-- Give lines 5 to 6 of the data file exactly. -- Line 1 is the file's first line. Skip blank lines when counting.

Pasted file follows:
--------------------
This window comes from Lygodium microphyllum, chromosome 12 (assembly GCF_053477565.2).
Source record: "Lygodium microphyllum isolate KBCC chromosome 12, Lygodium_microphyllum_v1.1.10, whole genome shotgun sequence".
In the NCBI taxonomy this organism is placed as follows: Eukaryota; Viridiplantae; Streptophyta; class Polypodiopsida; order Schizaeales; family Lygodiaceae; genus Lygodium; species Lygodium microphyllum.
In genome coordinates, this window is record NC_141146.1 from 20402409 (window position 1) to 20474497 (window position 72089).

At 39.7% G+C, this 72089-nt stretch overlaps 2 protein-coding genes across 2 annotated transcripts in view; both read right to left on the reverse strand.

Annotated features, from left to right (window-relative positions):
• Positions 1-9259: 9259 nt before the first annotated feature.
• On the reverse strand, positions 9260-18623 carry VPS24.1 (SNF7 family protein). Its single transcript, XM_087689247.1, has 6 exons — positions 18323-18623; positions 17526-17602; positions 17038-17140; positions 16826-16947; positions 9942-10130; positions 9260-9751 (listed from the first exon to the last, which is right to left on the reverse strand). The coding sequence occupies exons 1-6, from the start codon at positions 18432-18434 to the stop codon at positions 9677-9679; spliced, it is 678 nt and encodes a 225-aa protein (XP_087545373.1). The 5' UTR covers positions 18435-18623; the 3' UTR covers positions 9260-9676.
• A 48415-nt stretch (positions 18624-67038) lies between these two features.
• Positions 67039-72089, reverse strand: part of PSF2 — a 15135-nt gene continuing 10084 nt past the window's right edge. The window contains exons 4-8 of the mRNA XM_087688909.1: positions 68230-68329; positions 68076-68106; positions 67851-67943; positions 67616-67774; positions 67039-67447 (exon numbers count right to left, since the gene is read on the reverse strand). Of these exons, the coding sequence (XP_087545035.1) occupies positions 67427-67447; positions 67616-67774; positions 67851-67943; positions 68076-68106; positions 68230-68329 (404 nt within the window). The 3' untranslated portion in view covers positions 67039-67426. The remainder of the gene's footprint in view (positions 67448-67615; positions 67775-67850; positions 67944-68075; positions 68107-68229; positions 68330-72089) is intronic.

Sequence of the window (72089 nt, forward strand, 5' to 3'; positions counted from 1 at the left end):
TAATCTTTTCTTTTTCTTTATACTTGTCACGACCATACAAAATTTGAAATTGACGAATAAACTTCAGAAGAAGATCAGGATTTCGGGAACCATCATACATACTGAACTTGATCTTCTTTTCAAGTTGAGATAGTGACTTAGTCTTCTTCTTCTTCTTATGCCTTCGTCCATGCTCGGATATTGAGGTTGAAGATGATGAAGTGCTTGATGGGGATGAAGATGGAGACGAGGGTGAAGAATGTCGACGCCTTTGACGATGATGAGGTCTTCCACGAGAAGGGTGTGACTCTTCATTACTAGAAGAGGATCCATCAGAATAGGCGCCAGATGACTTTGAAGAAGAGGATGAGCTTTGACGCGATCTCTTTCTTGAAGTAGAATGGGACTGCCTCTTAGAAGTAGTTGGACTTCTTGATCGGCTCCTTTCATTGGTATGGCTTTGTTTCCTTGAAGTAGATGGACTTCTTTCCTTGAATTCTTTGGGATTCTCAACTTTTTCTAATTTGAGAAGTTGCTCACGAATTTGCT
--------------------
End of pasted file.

At 39.7% G+C, this 72089-nt stretch overlaps 2 protein-coding genes across 2 annotated transcripts in view; both read right to left on the reverse strand.

Annotated features, from left to right (window-relative positions):